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at the apex. He may now be shown how by describing a couple of circles, each of these triangles may be drawn with perfect correctness and without guessing; and after his failure he will duly value the information. Having thus helped him to the solution of his first problem, with the view of illustrating the nature of geometrical methods, he is in future be left altogether to his own ingenuity in solving the questions put to him. To bisect a line, to erect a perpendicular, to describe a square, to bisect an angle, to draw a line parallel to a given line, to describe a hexagon, are problems which a little patience will enable him to find out. And from these he may be led on step by step to questions of a more complex kind; all of which, under judicious management, he will puzzle through unhelped. Doubtless, many of those brought up under the old regime, will look upon this assertion skeptically. We speak from facts, however, and those neither few nor special. We have seen a class of boys become so interested in making out solutions to these problems, as to look forward to their geometry-lesson as a chief event of the week. Within the last month, we have been told of one girls' school, in which some of the young ladies voluntarily occupy themselves with geometrical questions out of school-hours; and of another, in which they not only do this, but in which one of them is begging for problems to find out during the holidays—both which facts we state on the authority of the teacher. There could indeed be no stronger proofs than are thus afforded of the practicability and the immense advantage of selfdevelopment. A branch of knowledge which as commonly taught is dry and even repulsive, may, by following the method of nature, be made extremely in. teresting and profoundly beneficial. We say profoundly beneficial, because the effects are not confined to the gaining of geometrical facts, but often revolutionize the whole state of mind. It has repeatedly occurred, that those who have been stupefied by the ordinary school-drill-by its abstract formulas, by its wearisome tasks, by its cramming—have suddenly had their intellects roused, by thus ceasing to make them passive recipients, and inducing them to become active discovererg.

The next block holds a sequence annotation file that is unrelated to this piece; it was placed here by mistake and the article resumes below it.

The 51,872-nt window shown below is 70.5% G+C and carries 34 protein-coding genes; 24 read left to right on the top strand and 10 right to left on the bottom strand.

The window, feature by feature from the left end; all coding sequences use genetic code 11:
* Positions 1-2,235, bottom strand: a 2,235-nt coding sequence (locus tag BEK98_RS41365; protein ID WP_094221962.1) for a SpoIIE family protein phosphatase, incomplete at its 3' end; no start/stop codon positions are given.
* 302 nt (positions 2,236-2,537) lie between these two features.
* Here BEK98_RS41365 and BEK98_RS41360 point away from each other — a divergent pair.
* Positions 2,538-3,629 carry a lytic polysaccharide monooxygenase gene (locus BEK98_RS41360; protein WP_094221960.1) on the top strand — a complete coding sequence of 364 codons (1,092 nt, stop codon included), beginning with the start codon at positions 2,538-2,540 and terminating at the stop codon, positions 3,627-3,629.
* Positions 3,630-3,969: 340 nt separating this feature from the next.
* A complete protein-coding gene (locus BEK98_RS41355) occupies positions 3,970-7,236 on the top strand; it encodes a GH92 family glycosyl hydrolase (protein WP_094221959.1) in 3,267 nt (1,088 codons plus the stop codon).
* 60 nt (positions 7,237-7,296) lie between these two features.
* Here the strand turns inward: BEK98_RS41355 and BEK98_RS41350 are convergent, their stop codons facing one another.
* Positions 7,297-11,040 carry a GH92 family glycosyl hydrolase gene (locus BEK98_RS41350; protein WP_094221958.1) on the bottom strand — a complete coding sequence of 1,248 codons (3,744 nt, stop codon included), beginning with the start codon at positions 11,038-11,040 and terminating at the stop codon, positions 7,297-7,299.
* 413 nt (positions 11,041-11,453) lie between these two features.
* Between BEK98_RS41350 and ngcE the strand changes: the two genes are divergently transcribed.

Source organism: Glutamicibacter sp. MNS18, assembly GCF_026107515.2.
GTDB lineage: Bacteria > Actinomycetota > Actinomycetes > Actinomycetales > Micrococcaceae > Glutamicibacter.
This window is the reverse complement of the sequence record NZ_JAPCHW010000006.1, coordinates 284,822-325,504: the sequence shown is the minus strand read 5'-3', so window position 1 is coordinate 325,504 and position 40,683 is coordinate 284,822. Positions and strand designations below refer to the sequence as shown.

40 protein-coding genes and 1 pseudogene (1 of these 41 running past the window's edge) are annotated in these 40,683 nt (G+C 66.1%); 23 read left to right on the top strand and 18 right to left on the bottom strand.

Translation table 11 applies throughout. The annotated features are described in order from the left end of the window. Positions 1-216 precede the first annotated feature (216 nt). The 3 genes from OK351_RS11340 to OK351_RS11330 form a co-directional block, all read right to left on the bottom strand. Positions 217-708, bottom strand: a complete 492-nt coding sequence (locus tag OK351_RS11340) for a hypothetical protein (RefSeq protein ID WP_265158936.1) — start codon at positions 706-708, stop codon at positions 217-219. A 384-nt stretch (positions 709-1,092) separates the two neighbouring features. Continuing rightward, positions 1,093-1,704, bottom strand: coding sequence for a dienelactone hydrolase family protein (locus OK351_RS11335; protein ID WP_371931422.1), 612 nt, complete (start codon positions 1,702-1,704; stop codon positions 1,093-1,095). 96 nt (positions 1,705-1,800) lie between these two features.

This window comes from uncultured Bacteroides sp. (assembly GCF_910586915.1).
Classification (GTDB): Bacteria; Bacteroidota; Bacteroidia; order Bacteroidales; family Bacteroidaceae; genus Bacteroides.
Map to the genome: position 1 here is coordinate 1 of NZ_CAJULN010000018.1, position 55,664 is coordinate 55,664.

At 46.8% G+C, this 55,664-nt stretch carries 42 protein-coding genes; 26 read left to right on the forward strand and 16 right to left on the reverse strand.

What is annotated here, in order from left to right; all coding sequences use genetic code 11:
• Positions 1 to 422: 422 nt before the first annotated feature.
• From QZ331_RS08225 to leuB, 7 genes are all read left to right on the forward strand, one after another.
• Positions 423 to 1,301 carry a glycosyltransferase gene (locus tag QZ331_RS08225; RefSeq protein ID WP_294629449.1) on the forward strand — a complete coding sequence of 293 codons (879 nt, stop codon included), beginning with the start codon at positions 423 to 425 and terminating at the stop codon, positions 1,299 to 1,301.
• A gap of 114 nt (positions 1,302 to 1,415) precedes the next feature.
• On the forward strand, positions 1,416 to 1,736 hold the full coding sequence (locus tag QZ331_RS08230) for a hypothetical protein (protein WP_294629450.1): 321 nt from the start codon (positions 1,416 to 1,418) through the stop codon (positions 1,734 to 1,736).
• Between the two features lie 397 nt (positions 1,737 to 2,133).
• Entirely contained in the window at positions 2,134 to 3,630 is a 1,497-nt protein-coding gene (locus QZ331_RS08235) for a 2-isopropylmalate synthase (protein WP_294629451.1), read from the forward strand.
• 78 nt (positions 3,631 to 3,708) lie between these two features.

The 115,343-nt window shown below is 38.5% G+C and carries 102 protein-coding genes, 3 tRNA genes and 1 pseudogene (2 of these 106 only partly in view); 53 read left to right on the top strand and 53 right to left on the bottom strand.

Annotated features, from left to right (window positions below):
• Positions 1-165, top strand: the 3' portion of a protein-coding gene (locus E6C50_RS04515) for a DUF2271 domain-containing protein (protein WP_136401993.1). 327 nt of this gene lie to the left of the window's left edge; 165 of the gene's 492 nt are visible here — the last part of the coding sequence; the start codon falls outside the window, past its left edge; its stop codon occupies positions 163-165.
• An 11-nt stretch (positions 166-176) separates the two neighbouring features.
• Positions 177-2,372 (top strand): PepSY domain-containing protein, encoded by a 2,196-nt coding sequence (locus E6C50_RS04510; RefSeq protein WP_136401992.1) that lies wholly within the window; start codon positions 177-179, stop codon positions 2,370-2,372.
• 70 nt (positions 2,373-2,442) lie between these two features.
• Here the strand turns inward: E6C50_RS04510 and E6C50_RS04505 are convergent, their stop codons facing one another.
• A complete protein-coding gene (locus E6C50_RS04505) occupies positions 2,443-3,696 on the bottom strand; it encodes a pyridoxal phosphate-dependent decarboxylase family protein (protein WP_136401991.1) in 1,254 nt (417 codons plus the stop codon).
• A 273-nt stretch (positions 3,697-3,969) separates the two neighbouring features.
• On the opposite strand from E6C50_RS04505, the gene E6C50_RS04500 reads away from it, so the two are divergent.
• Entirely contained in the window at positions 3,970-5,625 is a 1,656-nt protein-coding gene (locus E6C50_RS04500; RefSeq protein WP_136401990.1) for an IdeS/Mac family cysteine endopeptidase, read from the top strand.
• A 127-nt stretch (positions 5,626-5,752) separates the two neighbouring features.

This empirical geometry which presents an endless series of problems, and should be continued along with other studies for years, may throughout be advantageously accompanied by those concrete applications of its principles which • serve as its preliminary. After the cube, the octahedron, and the various forms of pyramid and prism have been mastered, may come the more complex regular bodies--the dodecahedron, and the icosahedron—to construct which out of single pieces of cardboard requires considerable ingenuity. From these, the transition may naturally be made to such modified forms of the regular bodies as are met with in crystals—the truncated cube, the cube with its dihedral as well as its solid angles truncated, the octahedron and the various prisms as similarly modified; in imitating which numerous forms assumed by different metals and salts, an acquaintance with the leading facts of mineralogy will be incidentally gained. After long continuance in exercises of this kind, rational geometry, as may be supposed, presents no obstacles. Constantly babituated to contemplate relationships of form and quantity, and vaguely perceiving from time to time the necessity of certain results as reached by certain means, the pupil comes to regard the demonstrations of Euclid as the missing supplements to his familiar problems. His well-disciplined faculties enable him easily to master its successive propositions, and to appreciate their value; and he has the occasional gratification of finding some of his own methods proved to be true. Thus he enjnys what is to the unprepared a dreary task. It only remains to add, that his mind will presently arrive at a fit condition for that most valuable